Monday, March 6 2017 20:32 EET
Trump Signs Revised Travel Order
Trump, Signs,  Revised, Travel, Order

WASHINGTON -- U.S. President Donald Trump has signed a revised executive order that temporarily bars entry into the United States of citizens from six Muslim-majority countries after his original order was blocked by U.S. federal judges.

The White House confirmed that Trump signed the order on March 6 -- freezing new visas for citizens of Iran, Syria, Sudan, Libya, Somalia, and Yemen for 90 days.

Individuals from those six countries with pre-existing, valid visas would still have their visas honored.

The revised order, which takes effect on March 16, also suspends the U.S. refugee program for 120 days.

Trump's first executive order on foreign travelers, issued on January 27, temporarily barred citizens of those same six countries -- as well as Iraq -- from entering the United States for a 90-day period.

The revised order, however, does not bar new visas for citizens of Iraq.

It also does not include permanent U.S. residents from the six listed countries

Trump insists that the travel order is necessary to ensure the nation’s security, while critics have accused him of religious-based discrimination -- a charge the White House rejects.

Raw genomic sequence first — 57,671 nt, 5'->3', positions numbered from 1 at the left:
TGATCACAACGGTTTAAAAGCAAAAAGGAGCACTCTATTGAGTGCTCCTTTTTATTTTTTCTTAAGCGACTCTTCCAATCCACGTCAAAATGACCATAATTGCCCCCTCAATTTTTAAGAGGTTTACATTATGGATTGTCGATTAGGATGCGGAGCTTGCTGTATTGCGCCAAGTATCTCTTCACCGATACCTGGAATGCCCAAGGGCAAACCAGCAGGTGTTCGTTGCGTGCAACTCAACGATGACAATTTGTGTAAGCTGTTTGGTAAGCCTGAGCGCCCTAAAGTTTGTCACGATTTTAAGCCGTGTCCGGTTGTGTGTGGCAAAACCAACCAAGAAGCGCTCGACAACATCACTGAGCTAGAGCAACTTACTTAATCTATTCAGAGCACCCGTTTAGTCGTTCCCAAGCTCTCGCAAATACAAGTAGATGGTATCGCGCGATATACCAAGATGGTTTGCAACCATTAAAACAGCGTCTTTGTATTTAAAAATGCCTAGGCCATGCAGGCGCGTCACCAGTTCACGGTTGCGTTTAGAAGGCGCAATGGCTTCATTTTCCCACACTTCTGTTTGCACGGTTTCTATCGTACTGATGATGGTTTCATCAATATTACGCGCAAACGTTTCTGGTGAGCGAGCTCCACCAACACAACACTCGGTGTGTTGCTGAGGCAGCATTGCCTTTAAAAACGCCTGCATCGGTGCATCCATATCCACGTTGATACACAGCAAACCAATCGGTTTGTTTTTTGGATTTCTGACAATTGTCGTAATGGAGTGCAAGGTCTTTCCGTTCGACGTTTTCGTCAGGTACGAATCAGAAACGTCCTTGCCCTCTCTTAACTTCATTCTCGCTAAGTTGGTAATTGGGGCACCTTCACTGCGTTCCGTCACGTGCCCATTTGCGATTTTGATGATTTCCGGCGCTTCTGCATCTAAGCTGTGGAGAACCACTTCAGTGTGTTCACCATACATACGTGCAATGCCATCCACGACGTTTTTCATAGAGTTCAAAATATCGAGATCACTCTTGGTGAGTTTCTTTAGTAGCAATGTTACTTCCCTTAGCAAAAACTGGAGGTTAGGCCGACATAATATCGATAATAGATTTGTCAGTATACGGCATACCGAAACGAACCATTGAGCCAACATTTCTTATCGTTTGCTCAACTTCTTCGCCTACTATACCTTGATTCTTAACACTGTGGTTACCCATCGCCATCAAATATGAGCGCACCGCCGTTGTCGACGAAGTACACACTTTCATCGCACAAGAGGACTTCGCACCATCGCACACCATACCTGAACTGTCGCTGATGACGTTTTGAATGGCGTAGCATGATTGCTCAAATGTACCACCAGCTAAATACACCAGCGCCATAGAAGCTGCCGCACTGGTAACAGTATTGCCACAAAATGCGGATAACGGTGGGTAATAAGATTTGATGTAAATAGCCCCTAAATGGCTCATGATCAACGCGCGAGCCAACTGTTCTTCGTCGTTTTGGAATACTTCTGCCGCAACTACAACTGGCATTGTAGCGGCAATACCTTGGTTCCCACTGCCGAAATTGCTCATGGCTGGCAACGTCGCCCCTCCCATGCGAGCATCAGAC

Senior White House aide Kellyanne Conway on March 6 said the executive order was part of "a very important week in this White House where the president is going to continue to act on, along with the Congress, major pieces of his legislative and executive agenda."

Conway said the revised executive order on travel makes it "much more clear now" that the temporary entry ban excludes "legal permanent residents" of the United States.

Iraq welcomed its removal from the revised U.S. travel order, calling it a "positive message" at a time when U.S. and Iraqi forces are battling so-called Islamic State (IS) militants.

The Associated Press and Reuters report that the White House removed Iraq from the list under pressure from the U.S. State Department and the Pentagon, which had noted the close cooperation between the two countries in battling IS militants in Iraq's northern city of Mosul.

Iraqi government spokesman Saad al-Hadithi said on March 6 the revision shows that Iraq and the United States have a "real partnership."

Iraqi Foreign Ministry spokesman Ahmed Jamal said the revised executive order "reinforces the strategic alliance between Baghdad and Washington in many areas at the forefront in the fight against terrorism."

The original order angered many Iraqis, and prompted Iraq's parliament to call for a reciprocal ban on U.S. citizens entering Iraq.

But Iraqi Prime Minister Haider al-Abadi refused to impose such measures.

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